Thus, Taïa meant for Salvation Army to be a very conscious challenge to Moroccan society. Although this film is based on an autobiographic work, Taïa wanted to objectify his story so that it became more than just his story. This meant that he had to find not only the right critical distance but also to find the appropriate images to convey the hard reality of Morocco and the silences it imposed on everyone. (Knegt, N.p). In the context of queer sexualities—those that fail to adhere hetero-patriarchal norms— Taïa sees this silence as a function of Morocco’s religious-political institutions that condemn and penalize non-heteronormative sexualities through censorship, religious discourse, social stigmatization and discrimination. This mantle of silence is not only imposed on those who the law would penalize or imprison for their sexual desire but also their families that cannot or will not defend their children, brothers, sisters, and others. It was partially due to these social, religious, and familial prohibitions that prevented his family from speaking up in his defense and that left him feeling “vulnerable as a gay boy in a society that would always sacrifice the weakest, the most fragile, the poorest of the poor” (Dehgan). Ultimately, Abdellah flees his Maghrebi past and family to create a new life in Europe, one that is potentially more liberatory for a gay male.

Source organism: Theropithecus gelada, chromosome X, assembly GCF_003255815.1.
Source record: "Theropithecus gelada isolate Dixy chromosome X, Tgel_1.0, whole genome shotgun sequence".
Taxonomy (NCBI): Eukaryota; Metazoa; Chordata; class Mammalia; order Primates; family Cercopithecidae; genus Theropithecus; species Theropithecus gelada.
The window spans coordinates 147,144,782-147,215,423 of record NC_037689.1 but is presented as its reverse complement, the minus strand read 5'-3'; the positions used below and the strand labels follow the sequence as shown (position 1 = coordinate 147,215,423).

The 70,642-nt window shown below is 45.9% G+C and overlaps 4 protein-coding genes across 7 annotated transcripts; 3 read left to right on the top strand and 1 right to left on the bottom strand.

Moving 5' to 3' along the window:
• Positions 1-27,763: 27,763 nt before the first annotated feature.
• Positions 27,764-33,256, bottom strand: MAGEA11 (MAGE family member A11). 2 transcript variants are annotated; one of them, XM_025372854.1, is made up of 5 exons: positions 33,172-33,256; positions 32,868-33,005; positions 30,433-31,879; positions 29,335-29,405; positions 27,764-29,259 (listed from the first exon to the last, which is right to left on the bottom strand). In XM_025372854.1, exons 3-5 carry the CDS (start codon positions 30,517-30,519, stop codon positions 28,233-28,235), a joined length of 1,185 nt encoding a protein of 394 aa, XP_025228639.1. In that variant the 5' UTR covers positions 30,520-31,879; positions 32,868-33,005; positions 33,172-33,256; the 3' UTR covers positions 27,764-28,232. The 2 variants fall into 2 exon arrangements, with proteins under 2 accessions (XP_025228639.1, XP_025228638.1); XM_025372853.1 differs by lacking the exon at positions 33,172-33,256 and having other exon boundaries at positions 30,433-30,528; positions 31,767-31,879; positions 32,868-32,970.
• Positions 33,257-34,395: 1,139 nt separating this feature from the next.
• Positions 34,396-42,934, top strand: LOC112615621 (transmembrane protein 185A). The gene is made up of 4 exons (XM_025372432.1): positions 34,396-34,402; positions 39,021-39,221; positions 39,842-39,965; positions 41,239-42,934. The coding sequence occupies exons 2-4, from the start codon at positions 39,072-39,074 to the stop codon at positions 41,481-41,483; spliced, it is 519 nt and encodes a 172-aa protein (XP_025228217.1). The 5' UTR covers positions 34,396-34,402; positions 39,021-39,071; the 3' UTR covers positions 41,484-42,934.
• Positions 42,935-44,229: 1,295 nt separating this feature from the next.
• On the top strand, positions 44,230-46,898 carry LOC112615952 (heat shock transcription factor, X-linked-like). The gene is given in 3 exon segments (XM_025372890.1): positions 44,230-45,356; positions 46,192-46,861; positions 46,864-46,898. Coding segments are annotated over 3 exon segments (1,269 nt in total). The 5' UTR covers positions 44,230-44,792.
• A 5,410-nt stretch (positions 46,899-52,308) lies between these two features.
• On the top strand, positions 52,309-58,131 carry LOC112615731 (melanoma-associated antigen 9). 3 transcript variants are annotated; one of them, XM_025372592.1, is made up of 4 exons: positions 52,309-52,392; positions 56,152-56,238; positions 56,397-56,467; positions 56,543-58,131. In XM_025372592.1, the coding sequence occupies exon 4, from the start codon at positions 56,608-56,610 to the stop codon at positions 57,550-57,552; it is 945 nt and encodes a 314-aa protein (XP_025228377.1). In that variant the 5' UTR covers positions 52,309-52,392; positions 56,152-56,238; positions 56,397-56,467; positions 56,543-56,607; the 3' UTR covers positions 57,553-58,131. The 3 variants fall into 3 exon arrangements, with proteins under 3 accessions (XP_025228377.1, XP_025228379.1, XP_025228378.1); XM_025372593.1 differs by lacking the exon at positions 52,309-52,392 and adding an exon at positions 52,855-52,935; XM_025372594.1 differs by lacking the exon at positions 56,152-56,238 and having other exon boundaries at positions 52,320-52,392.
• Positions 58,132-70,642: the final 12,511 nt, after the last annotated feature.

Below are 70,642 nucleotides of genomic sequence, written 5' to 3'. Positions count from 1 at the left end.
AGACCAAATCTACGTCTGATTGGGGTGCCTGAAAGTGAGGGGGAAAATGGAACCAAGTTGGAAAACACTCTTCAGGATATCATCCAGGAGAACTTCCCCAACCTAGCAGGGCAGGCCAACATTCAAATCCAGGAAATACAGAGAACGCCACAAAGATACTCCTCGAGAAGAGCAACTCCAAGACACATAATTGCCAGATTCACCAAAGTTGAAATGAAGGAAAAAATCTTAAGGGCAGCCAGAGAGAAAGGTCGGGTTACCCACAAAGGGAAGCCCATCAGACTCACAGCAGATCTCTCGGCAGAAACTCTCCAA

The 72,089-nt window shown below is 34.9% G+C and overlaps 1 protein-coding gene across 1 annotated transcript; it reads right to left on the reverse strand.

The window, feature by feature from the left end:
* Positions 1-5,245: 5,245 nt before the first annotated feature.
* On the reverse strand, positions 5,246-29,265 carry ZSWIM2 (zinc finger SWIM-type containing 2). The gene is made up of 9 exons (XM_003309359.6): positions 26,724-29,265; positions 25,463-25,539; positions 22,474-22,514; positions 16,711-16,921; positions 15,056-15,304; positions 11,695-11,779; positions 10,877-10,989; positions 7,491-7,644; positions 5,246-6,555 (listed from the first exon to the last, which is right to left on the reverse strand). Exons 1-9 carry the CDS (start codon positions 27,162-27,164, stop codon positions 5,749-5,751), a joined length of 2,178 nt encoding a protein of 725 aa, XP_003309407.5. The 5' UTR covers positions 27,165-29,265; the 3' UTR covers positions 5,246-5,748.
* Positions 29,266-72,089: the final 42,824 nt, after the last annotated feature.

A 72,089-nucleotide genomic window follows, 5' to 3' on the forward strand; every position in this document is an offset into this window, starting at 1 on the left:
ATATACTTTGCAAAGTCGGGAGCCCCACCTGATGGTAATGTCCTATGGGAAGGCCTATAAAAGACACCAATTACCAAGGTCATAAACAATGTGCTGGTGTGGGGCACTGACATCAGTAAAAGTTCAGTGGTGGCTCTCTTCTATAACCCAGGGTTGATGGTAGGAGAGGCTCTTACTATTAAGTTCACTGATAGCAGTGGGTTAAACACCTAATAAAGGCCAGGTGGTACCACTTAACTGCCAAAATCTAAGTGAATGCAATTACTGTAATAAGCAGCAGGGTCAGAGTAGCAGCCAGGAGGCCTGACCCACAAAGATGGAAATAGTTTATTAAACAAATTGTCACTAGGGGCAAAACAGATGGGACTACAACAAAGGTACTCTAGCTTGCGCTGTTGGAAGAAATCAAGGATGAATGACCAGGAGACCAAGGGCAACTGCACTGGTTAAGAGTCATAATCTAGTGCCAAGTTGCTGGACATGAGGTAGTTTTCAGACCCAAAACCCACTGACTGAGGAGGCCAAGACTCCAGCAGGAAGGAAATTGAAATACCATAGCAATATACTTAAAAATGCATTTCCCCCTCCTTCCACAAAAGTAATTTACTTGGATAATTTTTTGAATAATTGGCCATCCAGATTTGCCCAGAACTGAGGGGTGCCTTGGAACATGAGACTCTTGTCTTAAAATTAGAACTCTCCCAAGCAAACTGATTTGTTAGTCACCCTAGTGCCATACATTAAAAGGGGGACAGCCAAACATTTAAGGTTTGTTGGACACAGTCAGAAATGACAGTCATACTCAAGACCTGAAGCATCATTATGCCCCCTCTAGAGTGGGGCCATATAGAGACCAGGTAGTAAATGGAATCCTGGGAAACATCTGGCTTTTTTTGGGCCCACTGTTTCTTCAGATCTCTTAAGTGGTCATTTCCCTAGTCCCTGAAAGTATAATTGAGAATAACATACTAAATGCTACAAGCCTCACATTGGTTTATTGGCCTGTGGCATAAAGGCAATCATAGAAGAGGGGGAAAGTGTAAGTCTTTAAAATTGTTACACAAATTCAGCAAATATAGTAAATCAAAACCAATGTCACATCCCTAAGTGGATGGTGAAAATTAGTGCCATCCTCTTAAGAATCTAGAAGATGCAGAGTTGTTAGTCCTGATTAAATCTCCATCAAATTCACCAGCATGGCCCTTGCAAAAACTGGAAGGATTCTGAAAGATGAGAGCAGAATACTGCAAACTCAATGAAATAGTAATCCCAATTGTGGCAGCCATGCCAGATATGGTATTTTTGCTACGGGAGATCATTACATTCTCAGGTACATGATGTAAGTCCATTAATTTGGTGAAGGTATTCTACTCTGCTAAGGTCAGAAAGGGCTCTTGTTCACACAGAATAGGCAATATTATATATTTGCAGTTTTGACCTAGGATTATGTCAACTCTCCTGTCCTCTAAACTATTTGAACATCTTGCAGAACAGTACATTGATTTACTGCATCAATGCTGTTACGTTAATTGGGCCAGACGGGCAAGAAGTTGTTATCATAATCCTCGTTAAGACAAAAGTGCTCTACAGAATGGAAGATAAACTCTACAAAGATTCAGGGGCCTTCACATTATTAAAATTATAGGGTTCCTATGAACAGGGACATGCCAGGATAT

While the filmic diegesis varies greatly from the novel in that Taïa does not provide access to Abdellah’s interior life, he specifically set out to make a film of secret semiotics, “of hidden secrets”—one that requires decoding of silence and gesture. This presentation argues that despite the spectator’s inaccessibility to Abdellah’s interior life, the director manages to reveal the lived realities of a queer Moroccan youth without the censorial judgment that might expurgate unsavory details. My analysis illustrates the ways that Taïa has succeeded in revealing the muffled, but polyphonic voices of dissident sexualities—those that whisper in the marketplaces, the construction sites, and the alleys where Taïa both took and gave pleasure. By guiding the spectator down these affective and literal paths of desire, the author/director succeeds in opening up a space that challenges “hegemonic Moroccan norms and value systems” (Gibson Nbube, Sexual/textual politics) while offering new perspectives on Arabic sexualities.